The plan is long overdue and all they can do is wait.
Glenwood, Oregon residents, many of them being senior citizens/ disabled, are waiting to find out what will happen to their property once the Glenwood Refinement Plan is finalized. Local businesses could also be affected by the plan.
Glenwood is the one square mile area between Eugene and Springfield. Although for years it was in an urban growth boundary of Eugene, Glenwood has been under Springfield’s jurisdiction since 1986, which resulted in the first phase of the refinement plan.
The Glenwood Refinement Plan (GRP) is an overall project of how the community will be developed in the future. The purpose of the GRP is to improve the area to today’s urban standards.
“Glenwood is always talked of as a jam (troublesome situation) waiting to be developed,” said Steve Moe, a business owner and longtime Glenwood resident. Moe also held the chair position for the GRP’s planning team during the first two phases.
Based on a Jan. 2010 concept sketch of the GRP, Franklin Boulevard, also known as State Hwy. 126, will be widened for more space for the EMX lanes, which will clear out businesses on the south side of Franklin Blvd., such as Goofy’s Mufflers and the local U-Haul. According to the concept sketch, U-Haul might be replaced with a roundabout.
Another plan is to redevelop the area between the Willamette River and Franklin Blvd., which could clear out many businesses and trailer parks, in which senior residents live, for new student housing, parks, and office buildings. Unlike the former plan, this one is still in its planning stages.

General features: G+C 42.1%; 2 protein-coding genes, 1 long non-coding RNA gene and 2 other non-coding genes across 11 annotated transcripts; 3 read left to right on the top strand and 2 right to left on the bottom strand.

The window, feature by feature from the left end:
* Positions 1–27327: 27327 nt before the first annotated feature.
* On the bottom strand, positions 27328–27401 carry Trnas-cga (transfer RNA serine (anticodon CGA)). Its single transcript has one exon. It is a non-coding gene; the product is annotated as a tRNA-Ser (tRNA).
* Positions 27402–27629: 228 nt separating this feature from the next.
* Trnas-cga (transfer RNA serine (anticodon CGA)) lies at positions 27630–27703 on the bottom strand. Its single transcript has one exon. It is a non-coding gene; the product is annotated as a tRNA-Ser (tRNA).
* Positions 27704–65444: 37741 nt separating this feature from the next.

Updates to the plan are made once in a while, the last one on June 4 (See story, below), but still with no finalized date of when both plans will take action, due to the City of Springfield having little money due to low taxes on the community. Some residents fear development will mean of losing their home, many with nowhere to go. Others shrug it off, as they have been doing so since 1986.
Jeremy Richman is the manager of Goofy’s Mufflers, and isn’t too worried about the City of Springfield’s pending decision on the GRP.
“If [the City of Springfield] wants to come in here and take the building or property or whatever, we’ll be right in line,” Richman said. “I’m sure they have to allow us a certain amount of time for that to happen and we would be hanging signs up on the building that we’ll be moving to such and such location.”
Debbie Barkley has lived in Glenwood and been the owner of Your Place- Buy and Sell pawnshop for 21 years. Her business is in the area between Franklin Blvd. and the Willamette River. Barkley says the area could be facing business relocation.
“We [could] lose our parking and eventually lose our building because they want it built a certain way. For 21 years, we’ve been waiting for redevelopment. So, we’ll just wait and see what happens.” Barkley says.
Mobile home owners are also concerned. Harry Ellison, 71, lives in Shamrock Mobile Homes, located in the same area between Franklin Blvd. and the river.
“There is not much you can do, not much if you have a mobile home. [The government] will pay $5000 for you to move out, but you will have to pay $5000 to get someone to haul it off,” Ellison said. “So I’m being kicked out with nothing. I’m hoping redevelopment will happen in 10 to 15 years, until I’m a dead man.”